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maraud (v.)

"to rove in quest of plunder, make an excursion for booty," especially of organized bands of soldiers, etc., 1711, from French marauder (17c.), from Middle French maraud "rascal" (15c.), a word of unknown origin, perhaps from French dialectal maraud "tomcat," echoic of its cry.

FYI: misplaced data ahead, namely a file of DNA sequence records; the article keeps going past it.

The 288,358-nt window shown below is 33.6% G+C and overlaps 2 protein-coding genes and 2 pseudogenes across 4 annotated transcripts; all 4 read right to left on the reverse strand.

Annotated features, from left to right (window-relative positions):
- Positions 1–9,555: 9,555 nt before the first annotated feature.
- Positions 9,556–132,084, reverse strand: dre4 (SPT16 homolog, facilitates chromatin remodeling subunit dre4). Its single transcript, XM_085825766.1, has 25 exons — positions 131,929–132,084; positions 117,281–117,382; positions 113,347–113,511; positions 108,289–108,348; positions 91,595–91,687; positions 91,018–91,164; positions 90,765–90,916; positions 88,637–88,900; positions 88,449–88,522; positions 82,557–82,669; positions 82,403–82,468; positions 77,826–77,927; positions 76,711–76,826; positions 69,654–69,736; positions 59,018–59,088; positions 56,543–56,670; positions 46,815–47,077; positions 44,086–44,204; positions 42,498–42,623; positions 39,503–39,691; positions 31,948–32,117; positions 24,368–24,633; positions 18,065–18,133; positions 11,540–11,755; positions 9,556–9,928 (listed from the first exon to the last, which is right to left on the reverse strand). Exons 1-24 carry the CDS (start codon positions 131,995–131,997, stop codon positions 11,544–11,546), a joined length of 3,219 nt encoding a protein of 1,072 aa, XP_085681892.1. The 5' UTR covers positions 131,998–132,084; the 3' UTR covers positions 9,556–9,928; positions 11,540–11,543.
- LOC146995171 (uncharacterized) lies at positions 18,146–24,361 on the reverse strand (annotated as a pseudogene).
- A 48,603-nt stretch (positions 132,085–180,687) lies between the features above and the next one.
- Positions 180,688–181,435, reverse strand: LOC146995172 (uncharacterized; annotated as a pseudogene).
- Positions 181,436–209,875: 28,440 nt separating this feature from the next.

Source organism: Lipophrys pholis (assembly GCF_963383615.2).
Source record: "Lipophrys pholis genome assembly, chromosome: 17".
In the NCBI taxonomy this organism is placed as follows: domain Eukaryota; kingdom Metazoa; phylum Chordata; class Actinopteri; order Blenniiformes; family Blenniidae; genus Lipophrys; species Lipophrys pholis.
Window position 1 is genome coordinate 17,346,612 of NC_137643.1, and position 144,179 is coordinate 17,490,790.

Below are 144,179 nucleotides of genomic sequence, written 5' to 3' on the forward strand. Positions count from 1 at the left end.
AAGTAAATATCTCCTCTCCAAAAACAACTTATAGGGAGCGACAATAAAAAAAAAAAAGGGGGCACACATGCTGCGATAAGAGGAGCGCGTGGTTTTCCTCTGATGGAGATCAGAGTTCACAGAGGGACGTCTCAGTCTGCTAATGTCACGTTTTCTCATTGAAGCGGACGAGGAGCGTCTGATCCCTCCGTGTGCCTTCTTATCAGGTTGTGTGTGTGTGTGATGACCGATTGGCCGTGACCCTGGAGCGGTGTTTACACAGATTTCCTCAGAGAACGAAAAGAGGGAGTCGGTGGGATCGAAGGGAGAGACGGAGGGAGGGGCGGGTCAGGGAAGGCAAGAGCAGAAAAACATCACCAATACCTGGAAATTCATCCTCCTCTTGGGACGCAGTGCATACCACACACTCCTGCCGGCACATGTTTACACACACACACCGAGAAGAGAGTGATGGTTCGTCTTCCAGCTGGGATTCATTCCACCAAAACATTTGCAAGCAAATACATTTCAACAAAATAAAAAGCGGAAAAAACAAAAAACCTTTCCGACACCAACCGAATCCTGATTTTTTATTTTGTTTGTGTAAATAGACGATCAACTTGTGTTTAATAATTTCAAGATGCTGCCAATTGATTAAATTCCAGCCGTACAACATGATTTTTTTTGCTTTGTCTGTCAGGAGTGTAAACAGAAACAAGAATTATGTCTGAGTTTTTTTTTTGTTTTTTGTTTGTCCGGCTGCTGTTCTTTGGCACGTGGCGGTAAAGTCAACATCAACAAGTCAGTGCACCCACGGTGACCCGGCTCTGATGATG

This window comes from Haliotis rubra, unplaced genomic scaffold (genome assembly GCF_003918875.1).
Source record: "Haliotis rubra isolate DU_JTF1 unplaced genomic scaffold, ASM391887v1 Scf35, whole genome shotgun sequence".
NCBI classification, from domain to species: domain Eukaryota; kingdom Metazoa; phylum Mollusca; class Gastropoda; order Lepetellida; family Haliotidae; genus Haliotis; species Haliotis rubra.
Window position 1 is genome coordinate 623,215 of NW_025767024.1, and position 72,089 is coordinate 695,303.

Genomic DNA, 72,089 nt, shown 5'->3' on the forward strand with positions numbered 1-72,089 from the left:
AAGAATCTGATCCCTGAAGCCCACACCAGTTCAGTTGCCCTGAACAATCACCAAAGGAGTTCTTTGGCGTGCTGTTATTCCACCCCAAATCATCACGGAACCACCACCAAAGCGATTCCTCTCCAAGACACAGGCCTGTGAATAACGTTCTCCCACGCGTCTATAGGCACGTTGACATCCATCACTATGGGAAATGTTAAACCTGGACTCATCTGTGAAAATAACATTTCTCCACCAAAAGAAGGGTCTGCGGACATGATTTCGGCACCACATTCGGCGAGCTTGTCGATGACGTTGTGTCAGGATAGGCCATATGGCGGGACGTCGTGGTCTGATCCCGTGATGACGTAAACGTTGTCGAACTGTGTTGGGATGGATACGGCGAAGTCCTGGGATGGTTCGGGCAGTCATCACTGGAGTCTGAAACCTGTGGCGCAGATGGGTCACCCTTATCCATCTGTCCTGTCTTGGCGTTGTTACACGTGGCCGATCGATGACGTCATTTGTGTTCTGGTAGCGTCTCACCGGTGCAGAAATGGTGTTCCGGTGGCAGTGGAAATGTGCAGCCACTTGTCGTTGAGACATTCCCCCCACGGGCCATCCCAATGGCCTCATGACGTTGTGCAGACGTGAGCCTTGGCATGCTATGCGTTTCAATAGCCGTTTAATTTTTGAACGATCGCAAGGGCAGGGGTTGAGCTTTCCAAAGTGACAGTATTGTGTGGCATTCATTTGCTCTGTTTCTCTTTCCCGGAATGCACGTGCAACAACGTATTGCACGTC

A word popularized in several languages during the Thirty Years' War (Spanish merodear, German marodiren, marodieren "to maraud," marodebruder "straggler, deserter") by punning association with Count Mérode, imperialist general. Related: Marauded; marauding.

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